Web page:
A Maltese team of researchers may have found the solution to the last-mile cold chain problem of the COVID-19 vaccine.

ICECAP is a cooling technology small enough to fit within a portable electronic product, first developed before the novel coronavirus made headlines as part of a project for a high-performance imaging product.

Some of the design challenges engineers faced were related to cooling processors and image sensors.

Andre Micallef from the Department of Electronic Systems Engineering within the University’s Faculty of Engineering, who is leading the project, said, “We needed to cool internal components to less than -20 degrees Celsius, so we had to rethink cooling methods and eventually came up with something small enough to fit within a portable electronic product.”

As information about the vaccines being developed and the conditions required for their transport was released to the public, the research team quickly realised that this technology could be adapted from cooling electronics to the cooling of vaccines.

The University explained that current last-mile transporters cool vaccines passively, isolating the active ingredient from the outside heat until it has reached its destination. This only lasts up to a couple of days unless more dry ice is added, which can be impractical in remote areas where infrastructure is lacking.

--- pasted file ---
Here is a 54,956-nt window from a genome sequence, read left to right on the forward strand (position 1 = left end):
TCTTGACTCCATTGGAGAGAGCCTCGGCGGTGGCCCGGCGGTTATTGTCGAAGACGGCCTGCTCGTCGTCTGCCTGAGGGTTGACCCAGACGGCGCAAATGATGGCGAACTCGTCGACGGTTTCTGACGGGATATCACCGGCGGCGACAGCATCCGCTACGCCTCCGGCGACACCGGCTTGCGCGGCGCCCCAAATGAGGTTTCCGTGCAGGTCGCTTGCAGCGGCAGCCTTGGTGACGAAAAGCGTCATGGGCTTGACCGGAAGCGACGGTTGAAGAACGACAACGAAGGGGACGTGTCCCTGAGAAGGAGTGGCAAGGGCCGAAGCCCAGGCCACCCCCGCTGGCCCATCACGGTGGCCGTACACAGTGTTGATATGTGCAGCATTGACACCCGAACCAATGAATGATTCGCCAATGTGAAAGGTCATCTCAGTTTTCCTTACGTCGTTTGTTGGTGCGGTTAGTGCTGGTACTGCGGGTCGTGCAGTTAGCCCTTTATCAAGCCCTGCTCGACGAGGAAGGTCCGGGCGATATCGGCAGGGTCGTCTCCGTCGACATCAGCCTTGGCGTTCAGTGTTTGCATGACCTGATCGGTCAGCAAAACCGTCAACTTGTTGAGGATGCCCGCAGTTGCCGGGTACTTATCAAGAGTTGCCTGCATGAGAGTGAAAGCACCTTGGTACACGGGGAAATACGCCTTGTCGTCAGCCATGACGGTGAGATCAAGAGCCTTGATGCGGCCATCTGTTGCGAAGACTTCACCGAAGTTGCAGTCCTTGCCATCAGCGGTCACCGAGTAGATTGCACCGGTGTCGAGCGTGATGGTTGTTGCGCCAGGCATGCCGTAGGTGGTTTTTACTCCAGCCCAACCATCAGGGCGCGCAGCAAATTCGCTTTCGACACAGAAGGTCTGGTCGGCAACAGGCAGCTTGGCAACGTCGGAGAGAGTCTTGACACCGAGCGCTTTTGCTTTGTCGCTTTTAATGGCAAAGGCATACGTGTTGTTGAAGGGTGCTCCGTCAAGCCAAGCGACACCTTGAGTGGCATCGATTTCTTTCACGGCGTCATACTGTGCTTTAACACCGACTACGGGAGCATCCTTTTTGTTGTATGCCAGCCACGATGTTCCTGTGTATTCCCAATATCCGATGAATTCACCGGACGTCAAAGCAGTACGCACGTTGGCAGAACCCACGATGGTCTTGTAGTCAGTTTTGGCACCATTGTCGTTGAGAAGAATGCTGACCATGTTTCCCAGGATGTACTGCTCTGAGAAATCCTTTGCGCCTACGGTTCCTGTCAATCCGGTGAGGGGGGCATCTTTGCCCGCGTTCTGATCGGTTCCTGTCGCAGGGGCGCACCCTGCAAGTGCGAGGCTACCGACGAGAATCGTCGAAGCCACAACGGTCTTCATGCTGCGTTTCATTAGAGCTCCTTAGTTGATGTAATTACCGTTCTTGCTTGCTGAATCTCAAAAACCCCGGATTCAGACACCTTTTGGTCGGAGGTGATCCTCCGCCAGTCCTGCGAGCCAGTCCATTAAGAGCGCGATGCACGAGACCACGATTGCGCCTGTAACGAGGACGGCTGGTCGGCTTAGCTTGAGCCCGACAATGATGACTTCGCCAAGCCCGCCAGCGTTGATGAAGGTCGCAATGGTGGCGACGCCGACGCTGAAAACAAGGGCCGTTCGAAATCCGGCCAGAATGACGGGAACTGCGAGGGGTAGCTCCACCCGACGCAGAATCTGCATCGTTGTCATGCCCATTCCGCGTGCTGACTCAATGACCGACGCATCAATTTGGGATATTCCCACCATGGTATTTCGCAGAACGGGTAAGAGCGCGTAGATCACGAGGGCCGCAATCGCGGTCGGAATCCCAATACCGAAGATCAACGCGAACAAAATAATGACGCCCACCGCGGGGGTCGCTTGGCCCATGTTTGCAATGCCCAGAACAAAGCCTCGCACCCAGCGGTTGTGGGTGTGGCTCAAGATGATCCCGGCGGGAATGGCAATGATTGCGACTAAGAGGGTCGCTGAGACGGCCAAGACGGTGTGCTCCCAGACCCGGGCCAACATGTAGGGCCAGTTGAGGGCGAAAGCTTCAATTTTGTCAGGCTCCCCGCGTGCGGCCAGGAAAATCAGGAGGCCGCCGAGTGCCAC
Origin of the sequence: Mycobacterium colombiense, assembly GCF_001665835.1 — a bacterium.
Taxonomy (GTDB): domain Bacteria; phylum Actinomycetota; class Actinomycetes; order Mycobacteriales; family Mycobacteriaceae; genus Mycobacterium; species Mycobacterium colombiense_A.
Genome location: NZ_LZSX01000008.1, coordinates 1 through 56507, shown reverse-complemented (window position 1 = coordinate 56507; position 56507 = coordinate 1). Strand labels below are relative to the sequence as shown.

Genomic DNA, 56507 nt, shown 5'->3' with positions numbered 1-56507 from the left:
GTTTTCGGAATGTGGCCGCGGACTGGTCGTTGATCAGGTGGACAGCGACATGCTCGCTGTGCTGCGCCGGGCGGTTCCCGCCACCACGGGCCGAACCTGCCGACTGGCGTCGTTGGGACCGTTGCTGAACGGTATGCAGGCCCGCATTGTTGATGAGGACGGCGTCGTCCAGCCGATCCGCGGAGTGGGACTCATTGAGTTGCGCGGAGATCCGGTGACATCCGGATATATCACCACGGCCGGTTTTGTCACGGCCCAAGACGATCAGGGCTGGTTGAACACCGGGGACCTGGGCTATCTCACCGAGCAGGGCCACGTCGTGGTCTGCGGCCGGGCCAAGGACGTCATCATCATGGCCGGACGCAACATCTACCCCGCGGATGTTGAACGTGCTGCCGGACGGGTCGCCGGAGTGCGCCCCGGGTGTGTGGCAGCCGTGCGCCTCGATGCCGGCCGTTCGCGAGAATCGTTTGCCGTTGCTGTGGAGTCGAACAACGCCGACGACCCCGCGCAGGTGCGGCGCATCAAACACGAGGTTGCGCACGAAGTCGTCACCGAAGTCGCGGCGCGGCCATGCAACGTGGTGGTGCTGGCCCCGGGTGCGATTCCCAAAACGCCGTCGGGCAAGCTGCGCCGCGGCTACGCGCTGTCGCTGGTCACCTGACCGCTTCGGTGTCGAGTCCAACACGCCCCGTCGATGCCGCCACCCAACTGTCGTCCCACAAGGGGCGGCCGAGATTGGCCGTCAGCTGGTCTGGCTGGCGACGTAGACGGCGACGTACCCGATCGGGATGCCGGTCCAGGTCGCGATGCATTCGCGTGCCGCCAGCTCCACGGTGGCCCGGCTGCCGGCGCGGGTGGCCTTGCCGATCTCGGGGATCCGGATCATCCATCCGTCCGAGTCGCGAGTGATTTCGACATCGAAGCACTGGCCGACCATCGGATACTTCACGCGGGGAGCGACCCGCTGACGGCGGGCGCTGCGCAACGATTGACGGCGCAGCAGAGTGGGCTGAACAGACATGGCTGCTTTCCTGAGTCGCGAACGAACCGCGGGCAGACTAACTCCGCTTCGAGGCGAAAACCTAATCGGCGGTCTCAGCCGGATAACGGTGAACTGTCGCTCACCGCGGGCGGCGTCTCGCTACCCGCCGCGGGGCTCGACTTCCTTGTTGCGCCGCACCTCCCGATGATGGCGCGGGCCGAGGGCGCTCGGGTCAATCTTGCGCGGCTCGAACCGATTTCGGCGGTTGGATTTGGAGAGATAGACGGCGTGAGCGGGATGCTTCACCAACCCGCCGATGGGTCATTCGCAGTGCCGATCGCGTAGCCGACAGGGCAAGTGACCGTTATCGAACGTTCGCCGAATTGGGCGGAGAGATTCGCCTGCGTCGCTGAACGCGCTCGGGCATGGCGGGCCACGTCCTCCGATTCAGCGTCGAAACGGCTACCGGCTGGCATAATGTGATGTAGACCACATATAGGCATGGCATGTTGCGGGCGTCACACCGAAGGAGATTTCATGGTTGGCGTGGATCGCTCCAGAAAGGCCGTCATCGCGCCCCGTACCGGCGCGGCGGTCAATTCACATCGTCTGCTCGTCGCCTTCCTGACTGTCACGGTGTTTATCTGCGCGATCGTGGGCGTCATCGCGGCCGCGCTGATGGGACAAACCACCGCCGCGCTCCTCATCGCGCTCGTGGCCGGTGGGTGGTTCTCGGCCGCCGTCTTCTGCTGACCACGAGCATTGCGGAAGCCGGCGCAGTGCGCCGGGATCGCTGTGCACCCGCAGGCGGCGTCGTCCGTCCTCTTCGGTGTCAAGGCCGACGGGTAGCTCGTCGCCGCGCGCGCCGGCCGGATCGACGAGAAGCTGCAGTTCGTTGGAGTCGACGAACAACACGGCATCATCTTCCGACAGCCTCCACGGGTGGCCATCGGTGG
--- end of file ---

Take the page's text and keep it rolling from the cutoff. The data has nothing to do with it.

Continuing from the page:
ICECAP uses an active cooling method based on the Peltier effect. Conventional applications of this technology waste power and generate excessive waste heat, but the Maltese team found a way to make a compact cooling system efficient enough to achieve temperatures down to near cryogenic levels.

The research team partnered with New Energy Ltd, a local company internationally known for producing power systems for the audio-visual industry.

“By using hot swap battery-packs we can keep the system running for a very long time,” said Alec Fenech, responsible for leading project contributions from the private sector.

ICECAP secured close to €200,000 of funding from the Malta Council for Science & Technology through FUSION: The R&I Technology Development Programme, covering a two-and-a-half-year period of development.

The team has since started the process towards filing two patents, whilst racing towards a viable electronic prototype.

“Right now, it’s about securing the technology and making sure the system works as expected. If things go as planned, we should have a prototype module by next year,” Mr Micallef said.

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